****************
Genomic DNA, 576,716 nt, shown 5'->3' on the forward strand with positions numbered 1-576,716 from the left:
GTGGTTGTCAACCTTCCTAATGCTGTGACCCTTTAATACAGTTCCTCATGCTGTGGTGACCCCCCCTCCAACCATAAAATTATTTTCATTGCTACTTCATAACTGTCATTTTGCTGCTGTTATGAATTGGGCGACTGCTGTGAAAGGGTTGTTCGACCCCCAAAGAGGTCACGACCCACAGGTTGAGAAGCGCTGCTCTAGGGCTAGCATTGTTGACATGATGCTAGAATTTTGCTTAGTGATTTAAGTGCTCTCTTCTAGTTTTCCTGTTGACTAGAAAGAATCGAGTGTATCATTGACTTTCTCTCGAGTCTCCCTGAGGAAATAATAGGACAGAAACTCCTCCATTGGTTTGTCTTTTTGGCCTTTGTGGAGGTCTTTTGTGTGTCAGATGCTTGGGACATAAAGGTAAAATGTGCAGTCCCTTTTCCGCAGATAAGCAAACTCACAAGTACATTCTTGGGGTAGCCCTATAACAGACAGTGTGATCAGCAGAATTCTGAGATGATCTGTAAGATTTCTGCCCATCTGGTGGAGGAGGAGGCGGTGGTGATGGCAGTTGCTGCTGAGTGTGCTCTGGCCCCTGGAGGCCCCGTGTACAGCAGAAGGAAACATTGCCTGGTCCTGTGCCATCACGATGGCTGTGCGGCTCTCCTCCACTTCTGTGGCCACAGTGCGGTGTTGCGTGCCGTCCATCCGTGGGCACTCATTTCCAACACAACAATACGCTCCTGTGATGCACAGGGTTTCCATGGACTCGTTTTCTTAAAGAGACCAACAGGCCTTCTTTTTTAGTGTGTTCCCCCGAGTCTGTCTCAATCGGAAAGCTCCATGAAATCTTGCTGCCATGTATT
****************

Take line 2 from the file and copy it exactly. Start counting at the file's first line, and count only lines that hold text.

GTGGTTGTCAACCTTCCTAATGCTGTGACCCTTTAATACAGTTCCTCATGCTGTGGTGACCCCCCCTCCAACCATAAAATTATTTTCATTGCTACTTCATAACTGTCATTTTGCTGCTGTTATGAATTGGGCGACTGCTGTGAAAGGGTTGTTCGACCCCCAAAGAGGTCACGACCCACAGGTTGAGAAGCGCTGCTCTAGGGCTAGCATTGTTGACATGATGCTAGAATTTTGCTTAGTGATTTAAGTGCTCTCTTCTAGTTTTCCTGTTGACTAGAAAGAATCGAGTGTATCATTGACTTTCTCTCGAGTCTCCCTGAGGAAATAATAGGACAGAAACTCCTCCATTGGTTTGTCTTTTTGGCCTTTGTGGAGGTCTTTTGTGTGTCAGATGCTTGGGACATAAAGGTAAAATGTGCAGTCCCTTTTCCGCAGATAAGCAAACTCACAAGTACATTCTTGGGGTAGCCCTATAACAGACAGTGTGATCAGCAGAATTCTGAGATGATCTGTAAGATTTCTGCCCATCTGGTGGAGGAGGAGGCGGTGGTGATGGCAGTTGCTGCTGAGTGTGCTCTGGCCCCTGGAGGCCCCGTGTACAGCAGAAGGAAACATTGCCTGGTCCTGTGCCATCACGATGGCTGTGCGGCTCTCCTCCACTTCTGTGGCCACAGTGCGGTGTTGCGTGCCGTCCATCCGTGGGCACTCATTTCCAACACAACAATACGCTCCTGTGATGCACAGGGTTTCCATGGACTCGTTTTCTTAAAGAGACCAACAGGCCTTCTTTTTTAGTGTGTTCCCCCGAGTCTGTCTCAATCGGAAAGCTCCATGAAATCTTGCTGCCATGTATT